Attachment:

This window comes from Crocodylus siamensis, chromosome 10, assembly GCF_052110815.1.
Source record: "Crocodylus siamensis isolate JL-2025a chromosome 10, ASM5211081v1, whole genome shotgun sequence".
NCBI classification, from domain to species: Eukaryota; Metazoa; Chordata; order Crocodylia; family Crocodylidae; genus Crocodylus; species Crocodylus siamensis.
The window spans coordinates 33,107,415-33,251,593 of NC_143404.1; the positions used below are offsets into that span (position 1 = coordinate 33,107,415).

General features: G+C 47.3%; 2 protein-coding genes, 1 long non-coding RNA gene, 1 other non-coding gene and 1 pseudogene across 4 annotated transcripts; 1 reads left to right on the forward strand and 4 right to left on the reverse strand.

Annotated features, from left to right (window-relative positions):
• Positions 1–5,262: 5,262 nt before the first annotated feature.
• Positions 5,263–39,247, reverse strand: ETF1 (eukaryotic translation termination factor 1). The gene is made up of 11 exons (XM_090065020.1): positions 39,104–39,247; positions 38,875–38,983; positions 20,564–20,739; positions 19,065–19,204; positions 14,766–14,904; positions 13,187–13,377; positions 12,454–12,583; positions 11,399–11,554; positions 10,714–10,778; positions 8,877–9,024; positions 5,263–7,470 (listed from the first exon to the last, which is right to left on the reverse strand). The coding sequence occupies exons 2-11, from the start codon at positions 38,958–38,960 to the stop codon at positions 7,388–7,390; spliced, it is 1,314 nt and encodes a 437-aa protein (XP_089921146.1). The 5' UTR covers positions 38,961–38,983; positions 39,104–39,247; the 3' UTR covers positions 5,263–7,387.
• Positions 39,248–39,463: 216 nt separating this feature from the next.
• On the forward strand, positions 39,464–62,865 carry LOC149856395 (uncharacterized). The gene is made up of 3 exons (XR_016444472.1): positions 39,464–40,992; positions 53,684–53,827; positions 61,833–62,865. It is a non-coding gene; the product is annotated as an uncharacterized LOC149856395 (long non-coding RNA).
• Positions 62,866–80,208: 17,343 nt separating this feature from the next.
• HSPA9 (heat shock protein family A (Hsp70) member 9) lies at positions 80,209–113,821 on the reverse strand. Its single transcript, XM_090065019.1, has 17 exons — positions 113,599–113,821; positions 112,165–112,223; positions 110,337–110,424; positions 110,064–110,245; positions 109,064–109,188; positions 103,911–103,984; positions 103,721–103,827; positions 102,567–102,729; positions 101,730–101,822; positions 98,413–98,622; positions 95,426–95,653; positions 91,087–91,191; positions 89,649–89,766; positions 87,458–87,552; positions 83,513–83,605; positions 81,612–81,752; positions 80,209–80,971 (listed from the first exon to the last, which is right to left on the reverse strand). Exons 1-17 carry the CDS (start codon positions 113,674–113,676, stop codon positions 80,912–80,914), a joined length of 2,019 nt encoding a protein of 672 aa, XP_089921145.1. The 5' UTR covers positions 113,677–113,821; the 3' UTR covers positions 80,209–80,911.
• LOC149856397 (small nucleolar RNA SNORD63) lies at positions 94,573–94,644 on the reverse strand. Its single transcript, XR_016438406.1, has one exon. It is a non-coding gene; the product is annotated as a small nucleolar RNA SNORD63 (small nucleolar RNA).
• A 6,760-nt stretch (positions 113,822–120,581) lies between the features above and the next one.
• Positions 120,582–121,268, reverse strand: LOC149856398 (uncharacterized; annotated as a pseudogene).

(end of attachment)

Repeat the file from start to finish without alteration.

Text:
This window comes from Crocodylus siamensis, chromosome 10, assembly GCF_052110815.1.
Source record: "Crocodylus siamensis isolate JL-2025a chromosome 10, ASM5211081v1, whole genome shotgun sequence".
NCBI classification, from domain to species: Eukaryota; Metazoa; Chordata; order Crocodylia; family Crocodylidae; genus Crocodylus; species Crocodylus siamensis.
The window spans coordinates 33,107,415-33,251,593 of NC_143404.1; the positions used below are offsets into that span (position 1 = coordinate 33,107,415).

General features: G+C 47.3%; 2 protein-coding genes, 1 long non-coding RNA gene, 1 other non-coding gene and 1 pseudogene across 4 annotated transcripts; 1 reads left to right on the forward strand and 4 right to left on the reverse strand.

Annotated features, from left to right (window-relative positions):
• Positions 1–5,262: 5,262 nt before the first annotated feature.
• Positions 5,263–39,247, reverse strand: ETF1 (eukaryotic translation termination factor 1). The gene is made up of 11 exons (XM_090065020.1): positions 39,104–39,247; positions 38,875–38,983; positions 20,564–20,739; positions 19,065–19,204; positions 14,766–14,904; positions 13,187–13,377; positions 12,454–12,583; positions 11,399–11,554; positions 10,714–10,778; positions 8,877–9,024; positions 5,263–7,470 (listed from the first exon to the last, which is right to left on the reverse strand). The coding sequence occupies exons 2-11, from the start codon at positions 38,958–38,960 to the stop codon at positions 7,388–7,390; spliced, it is 1,314 nt and encodes a 437-aa protein (XP_089921146.1). The 5' UTR covers positions 38,961–38,983; positions 39,104–39,247; the 3' UTR covers positions 5,263–7,387.
• Positions 39,248–39,463: 216 nt separating this feature from the next.
• On the forward strand, positions 39,464–62,865 carry LOC149856395 (uncharacterized). The gene is made up of 3 exons (XR_016444472.1): positions 39,464–40,992; positions 53,684–53,827; positions 61,833–62,865. It is a non-coding gene; the product is annotated as an uncharacterized LOC149856395 (long non-coding RNA).
• Positions 62,866–80,208: 17,343 nt separating this feature from the next.
• HSPA9 (heat shock protein family A (Hsp70) member 9) lies at positions 80,209–113,821 on the reverse strand. Its single transcript, XM_090065019.1, has 17 exons — positions 113,599–113,821; positions 112,165–112,223; positions 110,337–110,424; positions 110,064–110,245; positions 109,064–109,188; positions 103,911–103,984; positions 103,721–103,827; positions 102,567–102,729; positions 101,730–101,822; positions 98,413–98,622; positions 95,426–95,653; positions 91,087–91,191; positions 89,649–89,766; positions 87,458–87,552; positions 83,513–83,605; positions 81,612–81,752; positions 80,209–80,971 (listed from the first exon to the last, which is right to left on the reverse strand). Exons 1-17 carry the CDS (start codon positions 113,674–113,676, stop codon positions 80,912–80,914), a joined length of 2,019 nt encoding a protein of 672 aa, XP_089921145.1. The 5' UTR covers positions 113,677–113,821; the 3' UTR covers positions 80,209–80,911.
• LOC149856397 (small nucleolar RNA SNORD63) lies at positions 94,573–94,644 on the reverse strand. Its single transcript, XR_016438406.1, has one exon. It is a non-coding gene; the product is annotated as a small nucleolar RNA SNORD63 (small nucleolar RNA).
• A 6,760-nt stretch (positions 113,822–120,581) lies between the features above and the next one.
• Positions 120,582–121,268, reverse strand: LOC149856398 (uncharacterized; annotated as a pseudogene).